The Stanly News and Press (Albemarle, NC)


June 25, 2013

Stanfield church assists family with fundraising effort

Tuesday, June 25, 2013 — Dorothy Staley is in a race against time as she tries to help her son who has cerebral palsy.

Since he was born with cerebral palsy 42 years ago, Dorothy, 75, has tended to Archie in almost every way possible. Along the way, she’s helped him obtain the goals in life she would like for him to achieve in order to live as much of an independent lifestyle as possible.

She’s attended to almost every need along the way, from simple things such as helping him dress to assisting in his physical therapy.

And when the two were involved in a car accident in 2009, it was Dorothy who assisted Archie the most as he tried to recover from a broken back.

But now, what Dorothy and Archie need is some additional help.

Due to government cutbacks in Medicaid, Archie’s physical therapy treatments have gone from three months to three visits. On top of that, the braces that Medicaid issued have not been working properly and have essentially kept Archie bedridden because he’s not able to attempt to walk. With the help of one of her sons, Dorothy designed a stand that has helped Archie get around, but more is needed.

Dorothy is trying to obtain a Gait Harness System II device that would help her son get around more freely. The cost is $7,000, and she’s hoping someone will come to their aid and help pay for the device.

“There’s not a lot I can do for him because of my own limitations and my age. I need to get him up and as independent as he can be before something happens to me,” Dorothy said.

She’s received assistance from a nearby church where they live in Stanfield. Love’s Grove United Methodist Church heard about Archie’s situation and has done its part to establish a site where people can contribute to the cause. Anyone interested can send donations to Love’s Grove UMC, Archie Fund, PO Box 276, Stanfield, NC 28163.

So far, the church has received two donations toward the overall cost after passing the word along to Kim Hopkins at the Methodist district office in Albemarle.

“One of the guys in the church, John McCoy, is an electrician. He had gone up there to make some repairs for Dorothy,” said Donna Jenkins, office adminstrator for the church.

“(Dorothy) had made the statement to (McCoy) that she wished there was some business or company that would make a donation or help buy the equipment. He just brought it to us and we just saw it as a need in the community.

“We just want to help. We can’t do a full-fledged, hands-on benefit but at least we can get the word out to the community.”

Dorothy and Archie were involved in a car accident in 2009 that damaged the thoracic spinal nerve 11 (T11) in Archie’s back. It essentially rendered him a paraplegic.

“In 2009, I decided let’s go to McDonald’s and get a hamburger for supper. On the way back, some teenagers in a car, in my opinion, decided ‘Let’s see if we can beat her across the road,’ ” Dorothy said.

“We had the right of way, they had the stop sign. When I looked up, they were in the middle of the road at the double yellow line and all I saw was a passenger screaming out the window with his hands out the window. I jerked the wheel and we went offroad, airborne and landed on all four tires and it blew Archie’s back out. Now he’s a paraplegic.”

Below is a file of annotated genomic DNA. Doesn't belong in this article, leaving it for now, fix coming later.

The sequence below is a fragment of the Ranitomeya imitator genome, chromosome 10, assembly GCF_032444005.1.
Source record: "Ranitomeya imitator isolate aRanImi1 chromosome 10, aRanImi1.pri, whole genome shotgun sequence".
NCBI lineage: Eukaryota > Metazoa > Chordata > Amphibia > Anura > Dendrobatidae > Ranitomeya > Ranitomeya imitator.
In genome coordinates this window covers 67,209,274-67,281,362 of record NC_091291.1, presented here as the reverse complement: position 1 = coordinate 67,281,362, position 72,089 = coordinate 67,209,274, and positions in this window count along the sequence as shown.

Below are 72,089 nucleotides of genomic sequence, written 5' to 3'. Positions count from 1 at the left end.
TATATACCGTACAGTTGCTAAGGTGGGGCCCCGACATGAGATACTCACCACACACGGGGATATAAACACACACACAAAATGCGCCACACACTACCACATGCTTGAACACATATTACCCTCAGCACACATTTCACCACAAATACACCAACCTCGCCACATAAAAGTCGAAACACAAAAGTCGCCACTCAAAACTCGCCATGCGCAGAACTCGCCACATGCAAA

Dorothy broke her breastbone but has recovered. But with her advanced age — she has had three surgeries for a back injury she sustained in 1982 — she has been trying to prepare Archie so he can live on his own or with as little assistance as possible. That’s where the Gait Harness System II comes in.

With Medicaid providing braces that don’t work as they are supposed to, this device will help Archie achieve the mobility he needs to be more productive and possibly even regain feeling back to the lower half of his body again.

“Archie proved in therapy that he can walk. He can’t feel from the waist down. He’s starting to regain some feeling but not real use of his legs. But if you touch his legs, he can feel,” Dorothy said.

“In order to stand, he has to wear long-leg braces that lock at the knee because his knees give out. They just buckle. When they made the braces, they were a disaster, they were a total disaster. They spent more time in the shop than Archie could wear them.

“I went online and found the walker. If we can get some wonderful person or business ... I told (McCoy), I said ‘What I need to do is find a business owner that would like a tax write off. A big business that could pay for it and as a tax write-off. It wouldn’t even be $7,000 out of their pocket.”

Dorothy has been grateful for what the church has done and believes someone out there can help them achieve the monetary goal needed to help make Archie’s life a little easier.

“Everyone that meets Archie falls in love with him. He’s a very loving, outgoing wonderful young man. Totally upbeat,” Dorothy said.

“(McCoy) said ‘Let me see what I can do. Maybe I can take it to the church and see if they can.’ They want to help their members and there’s lots of needs from lots of people, but they’ve decided to go beyond that and see if they can do something like this, reach out to other community members to see if they can maybe collectively, we can get the Gait Harness paid for.”

To submit story ideas to Jason O. Boyd, call (704) 982-2121 ext. 28 or send an email to jason@stanly

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